Blog Tour Stop: Rina Z. Neiman Guest Post – Top 5 Ways Researching Primary Sources

Top 5 Ways Researching Primary Sources is so Effective by Rina Z. Neiman

When writing historical fiction, details of the time and place are crucial to the believability of your story. Here are 5 ways I researched my historical novel, Born Under Fire, which takes place from 1934-1949 under the British Mandate of Palestine.

1. Primary sources & interviews: When I began researching my mother’s story I was able to make a trip to Israel and conduct several in-person interviews with her friends and relative. These were invaluable to verify facts and get a feel for how events transpired. Walking the streets where scenes in the book occur was a way to soak in the smells, sights and sounds of a place.

I found several firsthand accounts from this time period by wonderful writers including Reporting from Palestine by Barbara Board, the first female foreign correspondent in the Middle East for the UK’s Daily Mirror. If I wanted to know about the experience of British troops stationed in Palestine, I looked for web sites with first person accounts and photos of veterans from that era.

2. Academic books and journals: I used my library’s inter-branch loan system, as academic books can also be prohibitively expensive. Reading these books gave me a better understanding of the forces that led creation of the Sabra generation (The Sabra: The Creation of the New Jew), fashion and styles of the time (The Coat of Many Colors: Dress Culture in the Young State of Israel), and history of the region and the city of Tel Avi (Young Tel Aviv: The Tale of Two Cities)

3. Movies – I watched movies from that era to get a sense of what it was like at the time. How did a place look vs. today? What slang was used? Period films also give a sense of the social mores of the time.

I watched a lot of documentaries, because there is nothing better that hearing about an eve than from the people that were there.

4. Newsreels and vintage films – The internet is a treasure trove for an endless supply of early newsreels and film clips. Director Steven Spielberg’s The Spielberg Collection is an invaluable source for Jewish themed films and newsreels. Newsreels with narration give a sense of what public perception was about a particular even of the day.

5. Newspapers from the time – Reading firsthand reports of an event gives you the facts, then you decide how your characters will react. There was websites where you can search newspaper archives depending on your area of interest, and your local library has loads of resources that you can use.

One final note: When I am deep into writing a scene, I stop my research. It’s easy to go down the research rabbit hole when you’re trying to find the perfect outfit, place or food for a scene or character. When I want to get some writing done, I head to a cafe or the library and do not turn on my WIFI. If the action in the scene can continue without the specific brand name of radio they listened to in 1947, I will move on with a note to research “1947 radios England” later.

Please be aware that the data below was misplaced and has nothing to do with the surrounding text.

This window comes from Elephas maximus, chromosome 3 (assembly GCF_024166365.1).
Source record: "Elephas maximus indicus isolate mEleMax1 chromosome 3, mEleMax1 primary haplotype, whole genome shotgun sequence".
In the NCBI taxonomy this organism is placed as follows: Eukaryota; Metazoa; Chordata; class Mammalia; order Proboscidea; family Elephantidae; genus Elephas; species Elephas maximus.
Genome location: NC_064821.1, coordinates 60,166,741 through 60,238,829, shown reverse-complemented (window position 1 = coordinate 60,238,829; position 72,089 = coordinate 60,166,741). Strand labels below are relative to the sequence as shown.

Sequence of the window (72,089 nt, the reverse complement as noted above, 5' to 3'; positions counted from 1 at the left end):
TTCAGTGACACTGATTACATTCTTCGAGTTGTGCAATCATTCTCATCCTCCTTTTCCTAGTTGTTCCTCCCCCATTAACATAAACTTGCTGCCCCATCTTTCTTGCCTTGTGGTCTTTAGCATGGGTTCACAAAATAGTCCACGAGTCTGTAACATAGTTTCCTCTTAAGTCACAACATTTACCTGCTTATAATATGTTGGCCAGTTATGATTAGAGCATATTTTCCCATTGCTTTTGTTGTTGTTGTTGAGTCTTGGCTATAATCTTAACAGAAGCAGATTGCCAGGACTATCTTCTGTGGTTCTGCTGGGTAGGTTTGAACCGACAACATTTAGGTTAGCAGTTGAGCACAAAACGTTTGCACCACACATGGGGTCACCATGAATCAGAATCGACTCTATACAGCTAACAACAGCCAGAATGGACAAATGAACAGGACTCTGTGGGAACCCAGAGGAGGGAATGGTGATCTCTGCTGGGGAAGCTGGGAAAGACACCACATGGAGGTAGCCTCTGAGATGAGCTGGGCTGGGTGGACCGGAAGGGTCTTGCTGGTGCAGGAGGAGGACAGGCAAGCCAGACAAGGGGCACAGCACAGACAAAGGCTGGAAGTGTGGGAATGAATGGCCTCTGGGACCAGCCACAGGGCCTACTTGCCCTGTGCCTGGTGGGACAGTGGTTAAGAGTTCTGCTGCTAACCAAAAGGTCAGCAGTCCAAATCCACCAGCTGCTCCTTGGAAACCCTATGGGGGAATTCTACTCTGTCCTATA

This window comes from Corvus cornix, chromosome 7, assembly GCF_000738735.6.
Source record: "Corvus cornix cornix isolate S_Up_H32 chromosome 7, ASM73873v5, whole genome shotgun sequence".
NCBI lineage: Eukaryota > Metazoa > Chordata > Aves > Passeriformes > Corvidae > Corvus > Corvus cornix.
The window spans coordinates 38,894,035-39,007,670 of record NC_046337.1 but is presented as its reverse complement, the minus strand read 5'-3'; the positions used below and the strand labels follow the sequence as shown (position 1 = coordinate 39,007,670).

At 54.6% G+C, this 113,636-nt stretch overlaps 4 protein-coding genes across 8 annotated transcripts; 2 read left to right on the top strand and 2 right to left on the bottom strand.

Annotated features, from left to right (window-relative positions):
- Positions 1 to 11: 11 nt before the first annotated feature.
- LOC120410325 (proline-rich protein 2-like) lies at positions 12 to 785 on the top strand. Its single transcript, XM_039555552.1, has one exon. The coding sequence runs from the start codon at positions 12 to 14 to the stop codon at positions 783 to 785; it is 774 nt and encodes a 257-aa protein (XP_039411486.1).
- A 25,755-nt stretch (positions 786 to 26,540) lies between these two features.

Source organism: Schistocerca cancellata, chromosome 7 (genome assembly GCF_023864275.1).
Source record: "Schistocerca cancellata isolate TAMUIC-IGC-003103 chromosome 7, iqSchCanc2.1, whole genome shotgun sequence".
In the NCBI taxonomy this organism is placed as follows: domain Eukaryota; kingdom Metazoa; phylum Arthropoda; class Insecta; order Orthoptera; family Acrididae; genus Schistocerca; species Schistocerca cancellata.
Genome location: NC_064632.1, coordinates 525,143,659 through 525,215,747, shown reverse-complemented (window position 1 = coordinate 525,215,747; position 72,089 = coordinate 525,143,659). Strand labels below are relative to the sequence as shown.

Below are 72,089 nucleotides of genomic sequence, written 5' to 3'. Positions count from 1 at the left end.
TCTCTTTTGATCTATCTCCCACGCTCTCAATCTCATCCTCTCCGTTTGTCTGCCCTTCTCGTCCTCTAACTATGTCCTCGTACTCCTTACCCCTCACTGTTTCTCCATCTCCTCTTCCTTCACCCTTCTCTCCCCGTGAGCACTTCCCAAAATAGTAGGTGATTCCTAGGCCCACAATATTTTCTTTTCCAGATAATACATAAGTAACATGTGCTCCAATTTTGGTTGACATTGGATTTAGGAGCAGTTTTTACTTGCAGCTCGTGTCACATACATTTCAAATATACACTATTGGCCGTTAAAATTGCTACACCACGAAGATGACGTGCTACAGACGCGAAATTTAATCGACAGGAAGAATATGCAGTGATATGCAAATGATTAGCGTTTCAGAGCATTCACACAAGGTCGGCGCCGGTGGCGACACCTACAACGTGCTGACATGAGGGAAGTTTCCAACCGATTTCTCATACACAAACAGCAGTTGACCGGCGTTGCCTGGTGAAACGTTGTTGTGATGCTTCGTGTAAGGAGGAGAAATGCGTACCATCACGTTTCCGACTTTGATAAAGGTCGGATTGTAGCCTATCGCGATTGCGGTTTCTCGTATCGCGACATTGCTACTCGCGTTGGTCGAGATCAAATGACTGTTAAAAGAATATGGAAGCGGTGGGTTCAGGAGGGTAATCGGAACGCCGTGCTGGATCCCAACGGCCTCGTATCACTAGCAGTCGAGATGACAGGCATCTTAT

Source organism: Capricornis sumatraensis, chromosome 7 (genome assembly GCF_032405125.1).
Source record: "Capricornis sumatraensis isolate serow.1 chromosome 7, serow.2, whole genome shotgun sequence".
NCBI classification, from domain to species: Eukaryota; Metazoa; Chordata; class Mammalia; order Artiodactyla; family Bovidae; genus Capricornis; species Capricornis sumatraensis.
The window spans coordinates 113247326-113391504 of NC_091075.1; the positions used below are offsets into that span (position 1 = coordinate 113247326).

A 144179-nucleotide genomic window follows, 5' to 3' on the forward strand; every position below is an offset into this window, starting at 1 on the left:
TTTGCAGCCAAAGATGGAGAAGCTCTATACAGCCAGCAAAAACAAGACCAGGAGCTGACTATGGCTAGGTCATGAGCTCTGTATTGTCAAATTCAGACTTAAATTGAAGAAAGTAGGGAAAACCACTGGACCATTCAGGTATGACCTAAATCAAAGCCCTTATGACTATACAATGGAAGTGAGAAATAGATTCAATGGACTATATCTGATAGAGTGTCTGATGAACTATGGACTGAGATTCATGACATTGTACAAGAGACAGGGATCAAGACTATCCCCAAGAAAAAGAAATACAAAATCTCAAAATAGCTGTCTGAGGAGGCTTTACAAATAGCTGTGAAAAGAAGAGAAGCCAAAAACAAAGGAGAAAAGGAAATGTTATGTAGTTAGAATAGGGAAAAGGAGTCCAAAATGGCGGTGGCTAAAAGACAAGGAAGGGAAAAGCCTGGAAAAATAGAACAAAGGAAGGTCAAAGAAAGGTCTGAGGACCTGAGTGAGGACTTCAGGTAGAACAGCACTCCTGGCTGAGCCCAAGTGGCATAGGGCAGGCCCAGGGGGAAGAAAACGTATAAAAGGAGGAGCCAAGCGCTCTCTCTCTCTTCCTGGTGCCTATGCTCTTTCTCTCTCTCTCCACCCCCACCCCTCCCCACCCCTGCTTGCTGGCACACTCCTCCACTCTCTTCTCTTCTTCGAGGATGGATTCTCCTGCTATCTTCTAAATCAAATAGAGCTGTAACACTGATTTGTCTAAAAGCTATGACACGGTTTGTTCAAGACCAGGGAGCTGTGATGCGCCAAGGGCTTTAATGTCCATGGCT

For a full list of resources and links I used for my novel, see Https://www.bornunderfire.com/links

Rina Z. Neiman recently published her first book, Born Under Fire, an historical novel based on her mother who was born in Tel Aviv in 1928. As she comes of age the State of Israel is born. #bornunderfirethebook Amazon Website

Blog Tour Stop: Bloody Coffee by Michelle Dim-St. Pierre

I have to say, I love a book with some mystery . . . Especially about dark pasts

Synopsis

A complex, suspenseful, and engrossing tale of doubts, trust, budding romance, and two bullets.

Eighteen-year-old Leigh arrives at a Tel Aviv hospital, seeking information about her probable father. Dr. Sloan, who had a cardiac arrest right after they met for the first time. As she stands next to her father’s bed and watches him, her past, present and future collide. Despite the advice of those around her, Leigh decides to face the challenges of the legal system in Israel. She obtains a court order for a paternity test and confronts Sloan. During the quest to find the truth about her biological father, Leigh is exposed to violent religious intolerance, faces life in a country where church and state are not separate, and meets the man who may be her first true love. Will she change her view of the world she thought she knew? Will she forgive her mother? Will a gunshot change her attitude towards her probable father? And, what will she say to Steve, the only father she ever really had?

A book with mystery, a dark past, family issues, different country, different laws, everything, literally in one single book. This book was definitely not a bore to read, it kept me on the edge of my seat or awake all night just to see what happens next.

I give Michelle and Bloody Coffee ⭐️ ⭐️ ⭐️ ⭐️ ⭐️!!! The cover, the story itself, and the way it was written. It swallowed me up!

You can find Michelle on the following sites:

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Blood Coffee Website

Author Website

Pinnacle Lust Website